Winter Inspiration

Winter Inspiration

I live in the northwest corner of Montana in the Flathead Valley. Our house is about 75 miles from the Canadian border. Our valley in the wintertime can get kind of dreary. Weather conditions can cause the valley to get covered in clouds and we won’t see the sun for weeks. It’s called an inversion and if you can get up in the mountains, the sun will be bright and you’ll look down into the valley and just see clouds. This is great for skiing but if you’re in the valley, it can get a little bleak. Last weekend, in the midst of an inversion, I was thinking about writing a post about color. I looked outside and all I saw was grey, dull colors. What to do? I took the dogs for a walk and started seeing lots of interesting shapes, line and value changes. Many times, when there is a lot of color, you get overwhelmed by the color and that’s all you might see. But since there wasn’t any color, I could really see value changes in the scenery. Value, is dark and light. So one end of the value scale is black and the other is white with a variety of grays in between. I wrote a post about using a value scale here. 

Frosty Trees

So I went back to the house to get my camera. This shot is from the front of my house.

Because of the freezing fog, ice crystals form on branches and just about everything. This doesn’t happen all the time so it was fun to get some shots of all the ice crystals.

Aspens in Winter

These are the aspen trees covered in ice crystals.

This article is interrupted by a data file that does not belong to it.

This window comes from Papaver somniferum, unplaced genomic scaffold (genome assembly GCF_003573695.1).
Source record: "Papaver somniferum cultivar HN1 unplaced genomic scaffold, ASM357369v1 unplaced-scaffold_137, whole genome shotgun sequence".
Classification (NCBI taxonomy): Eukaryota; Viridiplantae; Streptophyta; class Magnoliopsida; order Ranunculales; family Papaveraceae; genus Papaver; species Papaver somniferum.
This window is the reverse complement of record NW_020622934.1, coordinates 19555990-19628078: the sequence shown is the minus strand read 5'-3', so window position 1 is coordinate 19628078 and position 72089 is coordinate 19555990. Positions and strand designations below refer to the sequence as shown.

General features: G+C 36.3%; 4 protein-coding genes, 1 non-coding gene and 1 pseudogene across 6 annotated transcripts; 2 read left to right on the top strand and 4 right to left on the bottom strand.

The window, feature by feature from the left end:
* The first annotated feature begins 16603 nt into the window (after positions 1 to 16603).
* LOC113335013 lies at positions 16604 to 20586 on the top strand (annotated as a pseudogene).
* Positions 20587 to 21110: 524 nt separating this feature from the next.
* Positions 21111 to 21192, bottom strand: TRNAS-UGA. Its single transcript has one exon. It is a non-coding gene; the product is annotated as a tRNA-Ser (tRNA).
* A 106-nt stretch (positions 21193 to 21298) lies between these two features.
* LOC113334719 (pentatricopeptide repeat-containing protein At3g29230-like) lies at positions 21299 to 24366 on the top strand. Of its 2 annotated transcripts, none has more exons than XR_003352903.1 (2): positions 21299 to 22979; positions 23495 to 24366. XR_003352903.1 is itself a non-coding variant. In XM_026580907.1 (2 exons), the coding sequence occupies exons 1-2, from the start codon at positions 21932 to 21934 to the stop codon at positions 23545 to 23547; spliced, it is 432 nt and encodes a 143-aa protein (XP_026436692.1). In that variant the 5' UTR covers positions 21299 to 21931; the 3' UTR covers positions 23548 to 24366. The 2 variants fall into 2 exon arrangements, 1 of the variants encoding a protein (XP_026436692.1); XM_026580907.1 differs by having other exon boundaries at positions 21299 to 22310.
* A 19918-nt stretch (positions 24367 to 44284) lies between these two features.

Ponderosa Pines

But then I saw the Ponderosa pine needles and I was entranced.

And the close up shots were amazing. They looked like fireworks.

Lacy Ice

And even the ice under my feet was looking lacy.

Then I turned  a new eye on the landscape. Many times, when you’re trying to work out what values to use, you are told to squint your eyes and see if you can pick out the darker areas in a landscape. Or if you have a photo, then put it into a photo editing program and turn it into black and white. With these photos, I could immediately pick out the dark and light values. Can you?

So why go on and on about value? I think it is one of the most important parts of a composition. If all of your colors are the same value, you end up with limited contrast and the composition isn’t as interesting as it could be. You need to have dark, medium and light values so there is contrast in your composition and your eye will be led from area to area in your composition.

So even in the winter, when it’s dull and dreary, if you look close enough, you can find some inspiration. What’s been inspiring you this winter (or summer if you’re on the other side of the world)?

21 thoughts on “Winter Inspiration

  1. Lovely photos Ruth and a good example of colour value. Winter can be such a beautiful time of year, I love cold frosty mornings, when the cobwebs are like lace and the trees are rimed with frost, though I do prefer the inclusion of a bit of sunshine. 🙂

    If unsure about values it’s not a bad idea to take a B/W photo.

    1. Thanks Judith. I prefer a bit of sunshine too. 🙂

      It is a good idea to use a black and white photo to figure out values but on a day like that, no need.

  2. I have yet to find inspiration outside in the endless muddy grey winter we have this year… I’m going to have to look inwards instead.